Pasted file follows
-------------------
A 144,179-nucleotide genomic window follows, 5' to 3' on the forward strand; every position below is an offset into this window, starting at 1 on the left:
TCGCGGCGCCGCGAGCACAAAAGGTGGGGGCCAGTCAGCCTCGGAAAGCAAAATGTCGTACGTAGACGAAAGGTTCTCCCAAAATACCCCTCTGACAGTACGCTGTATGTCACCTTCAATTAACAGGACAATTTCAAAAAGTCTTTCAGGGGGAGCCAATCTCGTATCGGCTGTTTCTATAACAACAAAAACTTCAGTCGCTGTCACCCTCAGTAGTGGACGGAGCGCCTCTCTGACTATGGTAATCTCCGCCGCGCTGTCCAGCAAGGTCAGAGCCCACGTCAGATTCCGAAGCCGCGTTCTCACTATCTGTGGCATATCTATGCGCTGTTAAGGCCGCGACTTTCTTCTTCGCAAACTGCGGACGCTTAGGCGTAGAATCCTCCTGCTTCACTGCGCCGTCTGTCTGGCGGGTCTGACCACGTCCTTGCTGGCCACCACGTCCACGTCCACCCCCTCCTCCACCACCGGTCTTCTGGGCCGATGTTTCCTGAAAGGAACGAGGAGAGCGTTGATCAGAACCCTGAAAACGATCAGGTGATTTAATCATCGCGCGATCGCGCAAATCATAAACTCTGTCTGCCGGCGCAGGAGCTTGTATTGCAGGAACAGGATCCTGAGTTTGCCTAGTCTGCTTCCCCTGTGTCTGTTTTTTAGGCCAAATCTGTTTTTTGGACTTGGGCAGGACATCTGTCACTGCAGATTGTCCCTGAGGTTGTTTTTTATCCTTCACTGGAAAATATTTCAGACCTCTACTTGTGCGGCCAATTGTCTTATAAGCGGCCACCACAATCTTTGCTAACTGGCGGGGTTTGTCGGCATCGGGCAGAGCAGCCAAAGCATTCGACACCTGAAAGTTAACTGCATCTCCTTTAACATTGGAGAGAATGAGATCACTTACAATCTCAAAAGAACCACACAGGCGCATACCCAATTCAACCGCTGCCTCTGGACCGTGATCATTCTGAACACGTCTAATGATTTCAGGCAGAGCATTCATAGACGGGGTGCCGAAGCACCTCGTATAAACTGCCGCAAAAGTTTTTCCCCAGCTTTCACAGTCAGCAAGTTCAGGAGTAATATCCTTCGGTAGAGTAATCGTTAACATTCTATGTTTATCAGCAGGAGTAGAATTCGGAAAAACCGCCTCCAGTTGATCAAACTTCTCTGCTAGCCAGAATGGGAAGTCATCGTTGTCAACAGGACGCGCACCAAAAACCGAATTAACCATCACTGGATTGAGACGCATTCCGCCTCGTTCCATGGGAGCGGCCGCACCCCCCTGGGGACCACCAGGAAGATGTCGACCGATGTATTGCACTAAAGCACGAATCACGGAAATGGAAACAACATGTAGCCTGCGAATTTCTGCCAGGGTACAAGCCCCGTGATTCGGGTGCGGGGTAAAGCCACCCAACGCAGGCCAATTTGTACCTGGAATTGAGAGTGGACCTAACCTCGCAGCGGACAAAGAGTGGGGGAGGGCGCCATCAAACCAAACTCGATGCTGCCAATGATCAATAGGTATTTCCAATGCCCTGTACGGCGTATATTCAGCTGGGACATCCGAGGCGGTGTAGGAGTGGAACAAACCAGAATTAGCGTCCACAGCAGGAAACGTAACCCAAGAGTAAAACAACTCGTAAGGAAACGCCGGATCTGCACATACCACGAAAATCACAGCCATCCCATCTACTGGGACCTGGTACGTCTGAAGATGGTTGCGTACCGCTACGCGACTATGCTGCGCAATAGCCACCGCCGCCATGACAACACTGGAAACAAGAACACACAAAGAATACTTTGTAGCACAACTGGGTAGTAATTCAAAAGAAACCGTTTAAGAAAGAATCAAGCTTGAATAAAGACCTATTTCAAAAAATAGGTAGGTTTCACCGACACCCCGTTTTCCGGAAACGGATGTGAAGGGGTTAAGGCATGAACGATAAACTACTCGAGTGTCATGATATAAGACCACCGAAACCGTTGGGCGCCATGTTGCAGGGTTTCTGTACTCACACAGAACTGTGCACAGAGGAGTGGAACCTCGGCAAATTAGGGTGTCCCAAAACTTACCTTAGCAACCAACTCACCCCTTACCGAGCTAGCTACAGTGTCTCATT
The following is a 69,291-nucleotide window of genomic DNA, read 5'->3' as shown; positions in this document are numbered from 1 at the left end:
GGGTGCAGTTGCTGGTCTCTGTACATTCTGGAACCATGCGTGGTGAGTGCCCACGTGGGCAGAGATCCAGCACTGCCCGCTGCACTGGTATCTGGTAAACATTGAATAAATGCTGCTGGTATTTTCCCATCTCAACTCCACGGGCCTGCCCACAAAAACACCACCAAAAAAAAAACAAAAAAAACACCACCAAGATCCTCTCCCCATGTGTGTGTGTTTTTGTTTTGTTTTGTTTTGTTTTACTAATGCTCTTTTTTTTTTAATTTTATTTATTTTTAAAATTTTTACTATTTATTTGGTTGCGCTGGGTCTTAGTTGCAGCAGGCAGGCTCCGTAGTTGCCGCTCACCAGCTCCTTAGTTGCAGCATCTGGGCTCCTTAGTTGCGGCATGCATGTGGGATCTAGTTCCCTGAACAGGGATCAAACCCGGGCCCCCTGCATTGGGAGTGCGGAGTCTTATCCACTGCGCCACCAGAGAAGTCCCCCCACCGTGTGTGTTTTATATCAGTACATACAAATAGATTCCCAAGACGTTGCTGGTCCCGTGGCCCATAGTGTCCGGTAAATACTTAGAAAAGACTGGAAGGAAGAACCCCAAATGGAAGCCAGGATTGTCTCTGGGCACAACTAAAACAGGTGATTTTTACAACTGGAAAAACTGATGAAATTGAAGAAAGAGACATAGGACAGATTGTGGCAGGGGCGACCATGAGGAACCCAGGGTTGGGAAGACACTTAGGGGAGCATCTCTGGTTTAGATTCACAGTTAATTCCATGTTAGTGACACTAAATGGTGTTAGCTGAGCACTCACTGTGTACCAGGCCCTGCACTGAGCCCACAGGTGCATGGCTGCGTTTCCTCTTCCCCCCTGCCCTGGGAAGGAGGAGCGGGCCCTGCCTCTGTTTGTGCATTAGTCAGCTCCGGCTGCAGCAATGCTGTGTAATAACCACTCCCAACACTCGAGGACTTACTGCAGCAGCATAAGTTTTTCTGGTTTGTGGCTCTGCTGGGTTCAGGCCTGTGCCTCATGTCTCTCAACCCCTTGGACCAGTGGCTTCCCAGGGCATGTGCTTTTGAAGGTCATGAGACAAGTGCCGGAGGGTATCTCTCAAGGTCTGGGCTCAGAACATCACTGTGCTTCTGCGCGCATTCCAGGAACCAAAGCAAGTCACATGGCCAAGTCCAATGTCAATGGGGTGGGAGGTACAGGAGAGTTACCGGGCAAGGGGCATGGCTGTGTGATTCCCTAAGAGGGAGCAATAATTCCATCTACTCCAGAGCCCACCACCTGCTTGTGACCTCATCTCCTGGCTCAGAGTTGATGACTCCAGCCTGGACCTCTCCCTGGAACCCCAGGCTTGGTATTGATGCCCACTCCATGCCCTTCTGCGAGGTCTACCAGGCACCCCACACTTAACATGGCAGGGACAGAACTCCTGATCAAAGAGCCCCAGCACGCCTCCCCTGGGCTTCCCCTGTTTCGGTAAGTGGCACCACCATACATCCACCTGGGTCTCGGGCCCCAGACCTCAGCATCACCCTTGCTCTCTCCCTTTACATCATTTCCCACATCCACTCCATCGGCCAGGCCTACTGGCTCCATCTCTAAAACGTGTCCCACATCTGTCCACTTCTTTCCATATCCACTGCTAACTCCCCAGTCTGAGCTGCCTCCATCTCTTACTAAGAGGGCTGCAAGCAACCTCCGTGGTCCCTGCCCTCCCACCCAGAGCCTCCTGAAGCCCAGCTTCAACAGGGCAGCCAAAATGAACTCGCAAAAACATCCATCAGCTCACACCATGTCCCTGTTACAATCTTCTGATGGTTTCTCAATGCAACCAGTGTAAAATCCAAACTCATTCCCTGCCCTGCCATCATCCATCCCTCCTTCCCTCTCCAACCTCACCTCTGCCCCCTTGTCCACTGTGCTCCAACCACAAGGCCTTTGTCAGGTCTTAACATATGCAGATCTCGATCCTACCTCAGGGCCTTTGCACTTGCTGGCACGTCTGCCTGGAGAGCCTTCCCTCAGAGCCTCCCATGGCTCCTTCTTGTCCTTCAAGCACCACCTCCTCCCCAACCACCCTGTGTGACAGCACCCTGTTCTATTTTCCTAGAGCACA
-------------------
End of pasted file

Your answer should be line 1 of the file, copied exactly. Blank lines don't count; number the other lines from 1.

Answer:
A 144,179-nucleotide genomic window follows, 5' to 3' on the forward strand; every position below is an offset into this window, starting at 1 on the left: